• Koichi Hamada, 1998. "The Choice of International Monetary Regimes in a Context of Repeated Games," Open Economies Review, Springer, vol. 9(1), pages 417-446, January.
  • Handle: RePEc:kap:openec:v:9:y:1998:i:1:p:417-446
    DOI: 10.1023/A:1008396218591
    as

    Download full text from publisher

    File URL: http://hdl.handle.net/10.1023/A:1008396218591
    Download Restriction: Access to full text is restricted to subscribers.

    As the access to this document is restricted, you may want to search for a different version of it.

    References listed on IDEAS

    as
    1. Bagwell, Kyle & Staiger, Robert W., 1997. "Multilateral tariff cooperation during the formation of customs unions," Journal of International Economics, Elsevier, vol. 42(1-2), pages 91-123, February.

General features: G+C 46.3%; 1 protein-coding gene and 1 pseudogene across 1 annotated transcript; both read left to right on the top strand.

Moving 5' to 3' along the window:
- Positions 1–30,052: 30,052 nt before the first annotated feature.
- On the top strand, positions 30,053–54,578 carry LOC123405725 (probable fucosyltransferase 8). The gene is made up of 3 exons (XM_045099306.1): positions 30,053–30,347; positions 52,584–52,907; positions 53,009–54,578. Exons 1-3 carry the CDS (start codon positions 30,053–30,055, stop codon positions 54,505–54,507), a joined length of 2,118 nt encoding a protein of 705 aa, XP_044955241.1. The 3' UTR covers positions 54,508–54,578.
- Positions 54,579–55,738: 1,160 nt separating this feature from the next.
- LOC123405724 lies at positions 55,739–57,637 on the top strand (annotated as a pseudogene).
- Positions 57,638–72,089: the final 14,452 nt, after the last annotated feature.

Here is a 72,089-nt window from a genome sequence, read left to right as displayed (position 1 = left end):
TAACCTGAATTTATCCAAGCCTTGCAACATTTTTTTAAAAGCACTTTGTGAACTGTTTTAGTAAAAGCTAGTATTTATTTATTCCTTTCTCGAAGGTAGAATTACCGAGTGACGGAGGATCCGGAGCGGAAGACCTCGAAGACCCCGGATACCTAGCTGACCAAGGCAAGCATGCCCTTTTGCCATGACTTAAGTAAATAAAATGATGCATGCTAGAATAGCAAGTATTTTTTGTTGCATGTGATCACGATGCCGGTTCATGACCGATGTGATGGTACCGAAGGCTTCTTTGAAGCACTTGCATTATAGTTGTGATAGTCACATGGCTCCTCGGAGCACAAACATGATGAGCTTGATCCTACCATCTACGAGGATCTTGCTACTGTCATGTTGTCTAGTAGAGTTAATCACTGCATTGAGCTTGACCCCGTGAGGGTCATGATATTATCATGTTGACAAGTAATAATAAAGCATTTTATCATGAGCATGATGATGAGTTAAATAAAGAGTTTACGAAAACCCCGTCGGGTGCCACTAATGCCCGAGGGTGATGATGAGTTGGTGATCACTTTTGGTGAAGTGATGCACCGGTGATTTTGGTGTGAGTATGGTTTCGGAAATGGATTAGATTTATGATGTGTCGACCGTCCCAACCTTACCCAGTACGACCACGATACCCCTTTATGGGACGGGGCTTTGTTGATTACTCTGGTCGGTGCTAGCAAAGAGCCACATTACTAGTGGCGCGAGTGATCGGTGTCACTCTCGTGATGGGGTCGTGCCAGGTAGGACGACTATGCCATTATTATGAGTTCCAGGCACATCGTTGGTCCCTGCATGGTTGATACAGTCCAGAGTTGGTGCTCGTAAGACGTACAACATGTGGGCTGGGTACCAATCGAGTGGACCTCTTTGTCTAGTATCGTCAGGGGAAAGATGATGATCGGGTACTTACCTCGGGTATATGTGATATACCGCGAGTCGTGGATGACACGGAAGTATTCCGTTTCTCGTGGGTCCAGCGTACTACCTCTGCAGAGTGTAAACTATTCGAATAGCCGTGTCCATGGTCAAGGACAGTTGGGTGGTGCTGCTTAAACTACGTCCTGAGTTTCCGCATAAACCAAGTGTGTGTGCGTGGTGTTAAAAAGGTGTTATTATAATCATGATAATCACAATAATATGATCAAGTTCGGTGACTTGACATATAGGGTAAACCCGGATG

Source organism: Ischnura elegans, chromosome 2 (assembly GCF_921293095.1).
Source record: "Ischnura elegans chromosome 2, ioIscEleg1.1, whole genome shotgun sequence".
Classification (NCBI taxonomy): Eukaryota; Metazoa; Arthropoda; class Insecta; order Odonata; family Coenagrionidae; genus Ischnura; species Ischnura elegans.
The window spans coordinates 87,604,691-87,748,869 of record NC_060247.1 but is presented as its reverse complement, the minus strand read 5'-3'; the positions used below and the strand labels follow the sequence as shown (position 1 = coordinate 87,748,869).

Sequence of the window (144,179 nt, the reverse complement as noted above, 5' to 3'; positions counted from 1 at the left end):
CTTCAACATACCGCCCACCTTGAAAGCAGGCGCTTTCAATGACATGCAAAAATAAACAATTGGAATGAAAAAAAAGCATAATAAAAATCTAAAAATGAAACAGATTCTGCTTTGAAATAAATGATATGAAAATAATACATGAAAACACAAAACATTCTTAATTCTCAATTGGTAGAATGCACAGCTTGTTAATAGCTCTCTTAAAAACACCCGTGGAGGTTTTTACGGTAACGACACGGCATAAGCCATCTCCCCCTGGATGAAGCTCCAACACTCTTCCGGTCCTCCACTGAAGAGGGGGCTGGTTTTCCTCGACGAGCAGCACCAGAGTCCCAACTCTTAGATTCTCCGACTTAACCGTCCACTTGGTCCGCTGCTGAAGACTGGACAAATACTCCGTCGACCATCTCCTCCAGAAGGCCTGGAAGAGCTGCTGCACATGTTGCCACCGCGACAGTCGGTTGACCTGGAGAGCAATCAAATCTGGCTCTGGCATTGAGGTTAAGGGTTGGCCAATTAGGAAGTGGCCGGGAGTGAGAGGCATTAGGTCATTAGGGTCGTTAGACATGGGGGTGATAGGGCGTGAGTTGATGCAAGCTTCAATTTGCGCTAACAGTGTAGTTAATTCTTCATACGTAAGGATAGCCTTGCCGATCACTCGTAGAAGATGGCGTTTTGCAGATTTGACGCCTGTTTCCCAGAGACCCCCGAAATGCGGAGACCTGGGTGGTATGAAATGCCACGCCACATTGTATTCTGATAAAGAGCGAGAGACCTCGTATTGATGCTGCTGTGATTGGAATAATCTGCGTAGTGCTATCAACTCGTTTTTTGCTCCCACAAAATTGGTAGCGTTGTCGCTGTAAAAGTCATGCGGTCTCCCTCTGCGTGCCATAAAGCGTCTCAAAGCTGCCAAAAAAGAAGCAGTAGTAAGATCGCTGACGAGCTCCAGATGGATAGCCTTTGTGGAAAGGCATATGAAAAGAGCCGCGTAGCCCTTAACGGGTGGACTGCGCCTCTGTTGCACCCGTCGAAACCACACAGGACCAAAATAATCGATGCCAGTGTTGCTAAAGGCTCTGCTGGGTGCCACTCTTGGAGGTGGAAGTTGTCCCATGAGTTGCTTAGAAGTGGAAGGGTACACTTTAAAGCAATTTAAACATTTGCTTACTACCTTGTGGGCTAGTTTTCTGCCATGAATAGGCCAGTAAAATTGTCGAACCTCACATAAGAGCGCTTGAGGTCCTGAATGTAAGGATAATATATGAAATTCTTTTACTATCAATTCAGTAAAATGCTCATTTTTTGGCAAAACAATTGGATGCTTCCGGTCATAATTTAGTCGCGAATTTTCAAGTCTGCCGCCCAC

2. James M. Boughton, 1991. "The CFA Franc Zone; Currency Union and Monetary Standard," IMF Working Papers 91/133, International Monetary Fund.
    3. Hamada, K. & Goto, J., 1996. "Regional Economic Integration and Article XXIV of the GATT," Papers 754, Yale - Economic Growth Center.
    4. Barry Eichengreen, 1998. "Exchange Rate Stability and Financial Stability," Open Economies Review, Springer, vol. 9(1), pages 569-608, January.
    5. Boyer, Russell S, 1978. "Optimal Foreign Exchange Market Intervention," Journal of Political Economy, University of Chicago Press, vol. 86(6), pages 1045-1055, December.
    6. Eichengreen, Barry, 1990. "Is Europe an Optimum Currency Area?," CEPR Discussion Papers 478, C.E.P.R. Discussion Papers.